For example, the NER component 262 may parse the query to identify words as subject, object, verb, preposition, etc., based on grammar rules and models, prior to recognizing named entities. The identified verb may be used by the IC component 264 to identify intent, which is then used by the NER component 262 to identify frameworks. A framework for an intent of “play” may specify a list of slots/fields applicable to play the identified “object” and any object modifier (e.g., a prepositional phrase), such as {Artist Name}, {Album Name}, {Song name}, etc. The NER component 260 then searches the corresponding fields in the domain-specific and personalized lexicon(s), attempting to match words and phrases in the query tagged as a grammatical object or object modifier with those identified in the database(s).

This process includes semantic tagging, which is the labeling of a word or combination of words according to their type/semantic meaning. Parsing may be performed using heuristic grammar rules, or an NER model may be constructed using techniques such as hidden Markov models, maximum entropy models, log linear models, conditional random fields (CRF), and the like.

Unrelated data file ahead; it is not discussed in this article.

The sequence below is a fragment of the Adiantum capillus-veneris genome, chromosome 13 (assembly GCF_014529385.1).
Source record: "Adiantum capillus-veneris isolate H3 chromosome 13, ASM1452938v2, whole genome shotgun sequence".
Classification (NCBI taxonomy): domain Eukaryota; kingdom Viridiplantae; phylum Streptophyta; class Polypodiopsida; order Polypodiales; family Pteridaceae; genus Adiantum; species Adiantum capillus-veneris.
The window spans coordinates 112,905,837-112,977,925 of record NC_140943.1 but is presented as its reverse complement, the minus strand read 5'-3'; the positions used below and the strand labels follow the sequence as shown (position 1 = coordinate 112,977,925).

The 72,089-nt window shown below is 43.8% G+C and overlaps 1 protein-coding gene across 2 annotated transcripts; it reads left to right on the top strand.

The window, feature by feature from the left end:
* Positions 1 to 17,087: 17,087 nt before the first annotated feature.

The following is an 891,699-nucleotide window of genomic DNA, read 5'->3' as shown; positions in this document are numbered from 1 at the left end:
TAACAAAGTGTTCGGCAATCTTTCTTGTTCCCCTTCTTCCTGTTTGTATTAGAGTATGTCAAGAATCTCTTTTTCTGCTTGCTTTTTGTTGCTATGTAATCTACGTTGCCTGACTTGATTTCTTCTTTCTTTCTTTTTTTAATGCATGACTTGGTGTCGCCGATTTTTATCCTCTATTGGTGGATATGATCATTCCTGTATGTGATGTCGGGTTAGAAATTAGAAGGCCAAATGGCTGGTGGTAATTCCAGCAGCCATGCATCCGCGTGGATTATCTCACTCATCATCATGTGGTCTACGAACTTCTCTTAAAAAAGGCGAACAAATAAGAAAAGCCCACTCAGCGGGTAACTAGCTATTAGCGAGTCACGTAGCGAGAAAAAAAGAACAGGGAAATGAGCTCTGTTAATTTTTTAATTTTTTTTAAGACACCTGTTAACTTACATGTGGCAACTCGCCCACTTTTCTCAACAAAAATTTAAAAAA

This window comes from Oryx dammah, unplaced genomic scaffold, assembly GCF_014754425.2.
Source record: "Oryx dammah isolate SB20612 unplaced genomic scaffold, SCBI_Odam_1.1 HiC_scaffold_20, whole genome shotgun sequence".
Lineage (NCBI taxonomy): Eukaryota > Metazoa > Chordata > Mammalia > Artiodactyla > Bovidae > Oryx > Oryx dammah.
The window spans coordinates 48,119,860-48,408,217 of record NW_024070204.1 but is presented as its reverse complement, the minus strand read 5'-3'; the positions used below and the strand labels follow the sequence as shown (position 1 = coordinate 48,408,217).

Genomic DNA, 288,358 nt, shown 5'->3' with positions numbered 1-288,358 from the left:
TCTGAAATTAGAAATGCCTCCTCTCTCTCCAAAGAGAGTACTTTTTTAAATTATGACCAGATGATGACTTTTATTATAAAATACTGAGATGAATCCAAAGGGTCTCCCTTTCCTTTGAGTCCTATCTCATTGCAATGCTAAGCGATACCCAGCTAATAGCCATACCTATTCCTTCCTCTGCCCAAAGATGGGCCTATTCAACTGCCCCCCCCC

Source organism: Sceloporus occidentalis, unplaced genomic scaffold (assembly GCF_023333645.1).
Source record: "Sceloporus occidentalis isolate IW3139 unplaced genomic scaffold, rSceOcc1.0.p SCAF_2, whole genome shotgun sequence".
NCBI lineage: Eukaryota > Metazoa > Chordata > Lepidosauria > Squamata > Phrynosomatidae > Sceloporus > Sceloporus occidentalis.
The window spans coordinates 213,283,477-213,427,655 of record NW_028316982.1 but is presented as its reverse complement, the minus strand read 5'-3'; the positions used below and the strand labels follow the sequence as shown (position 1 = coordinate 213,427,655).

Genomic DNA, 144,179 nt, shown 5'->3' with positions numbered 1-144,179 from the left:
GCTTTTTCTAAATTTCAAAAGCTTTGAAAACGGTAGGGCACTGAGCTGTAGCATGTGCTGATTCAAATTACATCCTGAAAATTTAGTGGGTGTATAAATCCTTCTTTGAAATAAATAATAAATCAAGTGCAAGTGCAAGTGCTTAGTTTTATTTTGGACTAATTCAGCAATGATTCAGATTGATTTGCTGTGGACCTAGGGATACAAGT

For instance, a query of “play mother's little helper by the rolling stones” might be parsed and tagged as {Verb}: “Play,” {Object}: “mother's little helper,” {Object Preposition}: “by,” and {Object Modifier}: “the rolling stones.” At this point in the process, “Play” is identified as a verb based on a word database associated with the music domain, which the IC component 264 will determine corresponds to the “play music” intent. No determination has been made as to the meaning of “mother's little helper” and “the rolling stones,” but based on grammar rules and models, it is determined that these phrases relate to the grammatical object of the query.

The frameworks linked to the intent are then used to determine what database fields should be searched to determine the meaning of these phrases, such as searching a user's gazette for similarity with the framework slots. So a framework for “play music intent” might indicate to attempt to resolve the identified object based on {Artist Name}, {Album Name}, and {Song name}, and another framework for the same intent might indicate to attempt to resolve the object modifier based on {Artist Name}, and resolve the object based on {Album Name} and {Song Name} linked to the identified {Artist Name}. If the search of the gazetteer does not resolve the slot/field using gazetteer information, the NER component 262 may search the database of generic words associated with the domain (in the NLU's storage 272). For instance, if the query was “play songs by the rolling stones,” after failing to determine an album name or song name called “songs” by “the rolling stones,” the NER 262 may search the domain vocabulary for the word “songs.” In the alternative, generic words may be checked before the gazetteer information, or both may be tried, potentially producing two different results.